What are the rules for chopsticks in China
China table manners, china food tips
Table etiquette and eating habits in China are very different from those in Europe. Food plays an important role in Chinese culture. It's not just about filling the stomach, it's also about maintaining relationships, no wonder there are so many table manners in China.
General rules for eating China
You sit around a round table
When you eat together in China, everyone usually sits around a table in a circle, chopsticks, a small bowl and a plate are in front of you when you are in a restaurant, the dishes are in the middle on a turntable so that everyone does everything Dishes can turn around.
The host is very important
If you are invited to the restaurant, you should let the host order. The host sits at the round table opposite the front door, the Chinese believe that the square opposite the entrance is the place of honor. When the food is on the table, you shouldn't rush straight to it, but wait until the host says, "Let's start with the meal," then you can start.
Seating arrangement in China
The seating arrangement is probably the most important aspect of Chinese table etiquette. The hierarchical order of the group is reflected in business or more formal occasions. The place of honor is the one opposite the front door, this is where the host usually sits. The guests of honor are placed on his left and right, and the others take the remaining seats.
If you are unsure which place to take at the table, just wait and see. the host will assign you a place.
All dishes are shared
With Chinese food, no one is served a single dish in their place; in China, you order many dishes and share each dish with the other guests. Some good restaurants have shared chopsticks, but the common practice is to use your chopsticks to remove food.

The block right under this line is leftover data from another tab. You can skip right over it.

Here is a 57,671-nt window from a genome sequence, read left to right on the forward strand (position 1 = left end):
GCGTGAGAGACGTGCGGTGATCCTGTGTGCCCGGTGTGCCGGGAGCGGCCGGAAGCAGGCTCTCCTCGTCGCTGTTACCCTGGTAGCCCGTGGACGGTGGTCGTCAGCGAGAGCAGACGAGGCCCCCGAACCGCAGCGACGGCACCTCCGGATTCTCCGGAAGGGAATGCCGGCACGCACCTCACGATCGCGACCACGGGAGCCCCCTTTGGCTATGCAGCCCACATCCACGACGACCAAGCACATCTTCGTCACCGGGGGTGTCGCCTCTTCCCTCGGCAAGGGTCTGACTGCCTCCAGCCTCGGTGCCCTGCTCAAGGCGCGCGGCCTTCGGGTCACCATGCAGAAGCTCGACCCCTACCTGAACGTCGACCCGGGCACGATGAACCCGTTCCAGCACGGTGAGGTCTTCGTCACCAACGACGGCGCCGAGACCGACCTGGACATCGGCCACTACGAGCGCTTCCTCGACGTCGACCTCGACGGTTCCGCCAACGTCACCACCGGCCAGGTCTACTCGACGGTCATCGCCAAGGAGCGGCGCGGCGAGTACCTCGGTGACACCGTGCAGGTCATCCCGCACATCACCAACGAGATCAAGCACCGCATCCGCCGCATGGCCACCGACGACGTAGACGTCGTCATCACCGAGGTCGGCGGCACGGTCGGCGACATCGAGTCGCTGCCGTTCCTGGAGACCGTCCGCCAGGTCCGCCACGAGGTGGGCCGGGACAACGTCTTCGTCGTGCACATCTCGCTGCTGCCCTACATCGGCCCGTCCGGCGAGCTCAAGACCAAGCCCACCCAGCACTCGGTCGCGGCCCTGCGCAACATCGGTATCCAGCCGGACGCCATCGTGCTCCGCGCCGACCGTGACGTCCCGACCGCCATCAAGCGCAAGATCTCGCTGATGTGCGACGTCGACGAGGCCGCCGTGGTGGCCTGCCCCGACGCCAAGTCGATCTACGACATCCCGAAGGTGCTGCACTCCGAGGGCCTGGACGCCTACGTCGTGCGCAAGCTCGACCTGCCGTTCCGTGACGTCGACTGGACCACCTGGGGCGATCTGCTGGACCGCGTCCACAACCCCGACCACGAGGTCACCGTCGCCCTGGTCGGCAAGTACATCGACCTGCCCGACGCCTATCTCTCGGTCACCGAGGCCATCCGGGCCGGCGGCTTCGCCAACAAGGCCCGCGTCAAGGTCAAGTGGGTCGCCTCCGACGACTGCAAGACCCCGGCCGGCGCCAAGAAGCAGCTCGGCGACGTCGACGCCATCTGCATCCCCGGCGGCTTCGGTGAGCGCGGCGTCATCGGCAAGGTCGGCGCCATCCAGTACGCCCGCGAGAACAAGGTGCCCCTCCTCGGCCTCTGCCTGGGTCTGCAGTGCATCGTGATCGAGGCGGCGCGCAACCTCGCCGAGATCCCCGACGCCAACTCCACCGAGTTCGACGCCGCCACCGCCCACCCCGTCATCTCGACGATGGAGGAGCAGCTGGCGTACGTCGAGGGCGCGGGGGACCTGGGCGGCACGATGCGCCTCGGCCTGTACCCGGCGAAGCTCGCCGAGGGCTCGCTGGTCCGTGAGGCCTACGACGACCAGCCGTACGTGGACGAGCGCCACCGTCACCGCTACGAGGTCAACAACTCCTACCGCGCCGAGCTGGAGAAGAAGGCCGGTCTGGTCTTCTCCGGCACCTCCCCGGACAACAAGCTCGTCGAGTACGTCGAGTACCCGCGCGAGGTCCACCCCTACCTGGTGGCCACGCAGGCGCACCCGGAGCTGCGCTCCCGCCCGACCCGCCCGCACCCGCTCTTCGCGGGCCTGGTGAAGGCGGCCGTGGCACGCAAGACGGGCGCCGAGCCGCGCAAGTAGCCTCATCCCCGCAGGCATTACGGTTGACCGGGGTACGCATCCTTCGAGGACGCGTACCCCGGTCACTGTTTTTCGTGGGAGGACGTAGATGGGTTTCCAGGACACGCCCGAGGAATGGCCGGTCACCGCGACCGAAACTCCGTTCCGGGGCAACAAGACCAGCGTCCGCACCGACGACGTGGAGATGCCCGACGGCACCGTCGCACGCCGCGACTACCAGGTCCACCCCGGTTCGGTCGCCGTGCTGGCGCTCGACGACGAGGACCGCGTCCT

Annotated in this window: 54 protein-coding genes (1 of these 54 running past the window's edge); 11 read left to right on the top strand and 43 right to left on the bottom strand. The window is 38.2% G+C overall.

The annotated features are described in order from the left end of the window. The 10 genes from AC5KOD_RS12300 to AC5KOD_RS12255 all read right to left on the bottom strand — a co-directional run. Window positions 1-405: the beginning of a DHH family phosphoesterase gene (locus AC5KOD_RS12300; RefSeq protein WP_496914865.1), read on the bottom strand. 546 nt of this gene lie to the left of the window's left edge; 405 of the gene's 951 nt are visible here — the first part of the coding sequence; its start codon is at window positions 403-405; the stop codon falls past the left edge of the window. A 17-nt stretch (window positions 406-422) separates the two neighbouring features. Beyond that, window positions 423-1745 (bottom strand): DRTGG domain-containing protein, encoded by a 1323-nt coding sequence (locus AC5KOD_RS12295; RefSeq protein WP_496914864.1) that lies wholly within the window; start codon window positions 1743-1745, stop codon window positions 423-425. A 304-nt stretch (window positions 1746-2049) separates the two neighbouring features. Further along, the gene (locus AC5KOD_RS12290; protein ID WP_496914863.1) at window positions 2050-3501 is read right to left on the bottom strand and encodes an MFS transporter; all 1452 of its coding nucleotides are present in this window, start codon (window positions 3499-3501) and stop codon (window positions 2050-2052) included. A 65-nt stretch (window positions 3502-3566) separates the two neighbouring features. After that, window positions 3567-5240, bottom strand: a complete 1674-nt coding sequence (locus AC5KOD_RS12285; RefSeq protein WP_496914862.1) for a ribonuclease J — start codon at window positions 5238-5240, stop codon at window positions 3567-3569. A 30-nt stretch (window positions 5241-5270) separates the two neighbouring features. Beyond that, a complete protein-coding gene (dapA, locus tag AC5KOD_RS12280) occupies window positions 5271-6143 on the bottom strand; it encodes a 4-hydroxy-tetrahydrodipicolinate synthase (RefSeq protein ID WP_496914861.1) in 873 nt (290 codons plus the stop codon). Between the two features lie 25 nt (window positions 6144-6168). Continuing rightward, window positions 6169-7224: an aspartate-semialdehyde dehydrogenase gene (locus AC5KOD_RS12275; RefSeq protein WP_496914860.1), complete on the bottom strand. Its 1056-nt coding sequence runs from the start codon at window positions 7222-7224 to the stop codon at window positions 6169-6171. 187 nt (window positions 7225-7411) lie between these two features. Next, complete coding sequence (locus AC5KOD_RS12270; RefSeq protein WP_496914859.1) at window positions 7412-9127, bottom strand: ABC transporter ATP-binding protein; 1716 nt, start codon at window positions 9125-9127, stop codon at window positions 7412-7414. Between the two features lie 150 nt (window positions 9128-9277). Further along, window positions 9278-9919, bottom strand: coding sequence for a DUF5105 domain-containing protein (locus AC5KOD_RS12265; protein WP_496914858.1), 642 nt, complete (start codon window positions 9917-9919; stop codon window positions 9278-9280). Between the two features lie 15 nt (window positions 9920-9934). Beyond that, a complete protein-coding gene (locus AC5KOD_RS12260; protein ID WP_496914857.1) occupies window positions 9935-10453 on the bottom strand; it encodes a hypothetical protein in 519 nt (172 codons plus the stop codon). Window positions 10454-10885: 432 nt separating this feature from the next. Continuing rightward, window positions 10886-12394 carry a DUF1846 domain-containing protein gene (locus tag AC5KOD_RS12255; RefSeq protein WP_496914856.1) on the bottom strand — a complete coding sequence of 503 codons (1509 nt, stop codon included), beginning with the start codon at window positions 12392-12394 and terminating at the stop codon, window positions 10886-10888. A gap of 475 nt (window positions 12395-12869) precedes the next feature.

In Chinese restaurants, wine, beer and high-proof alcohol are offered, the latter is one of the favorite drinks of the Chinese, most of which are schnapps with an alcohol content of 50 - 70% by volume. If you have dinner with the Chinese and drink alcohol, pay attention to the word “Ganbei”. It does not mean “cheers”, but drink up. At Ganbei we should make sure that our own glass is always kept below that of the host.
In summer the Chinese also like to drink beer, the beer is usually put on the table in bottles, unfortunately there are seldom large beer glasses in China, if you want you can fill the beer into small glasses, or you can drink directly from the bottle.
If you are invited to someone's home, the host will sometimes offer you home-brewed liquor.
Women and children mostly drink juice, milk, cola or other soft drinks.
If you invite someone, they will of course also pay the bill. Sometimes people argue about the bill, they don't take it seriously, it's just a "spectacle" at the end of which the host will certainly take the bill. If no one invites, the bill will be divided, but be careful, the Chinese divide the total of the bill, not according to who ordered which dish.
Chinese food taboos
There are a few things to keep in mind about eating Chinese.
1. Never eat the same dish over and over, even if you like it best - it's rude.
2. Do not stick the chopsticks into the rice. Although China is developing rapidly, many people still remain superstitious that sticking chopsticks vertically into rice is a bad omen, only the dead eat that way.
3. Please do not blow your nose while eating. Usually you go to the bathroom to do this. If you really can't avoid it, at least turn your head away.
4. Do not smoke alone. It is common in China to smoke at the table and in restaurants. At least for the men. If you want to smoke, offer the other people a cigarette as well, otherwise you will be seen as stingy and picky.
German no-gos in China OK!
1. Talking out loud is common in China, you will get used to it quickly, it is the same in almost all restaurants.
2. Eating noises such as smacking, slurping and burping are part of eating.
3. Smoking is allowed, but you shouldn't smoke alone.
4. Using the toothpick is not forbidden, but it is better to hide it behind the hand.
Disappeared table manners in China
You don't want the plate to be empty?
It is no longer common today. In the old days it was said that when the plate is empty, that means the host is bad because his guests are still hungry. But nowadays the government advocates thrift, so empty plates are accepted.
Don't be afraid of making mistakes
Although there are so many table manners in China, don't be afraid to dine with Chinese people. The Chinese are very hospitable and understand the exotic behavior of foreigners.
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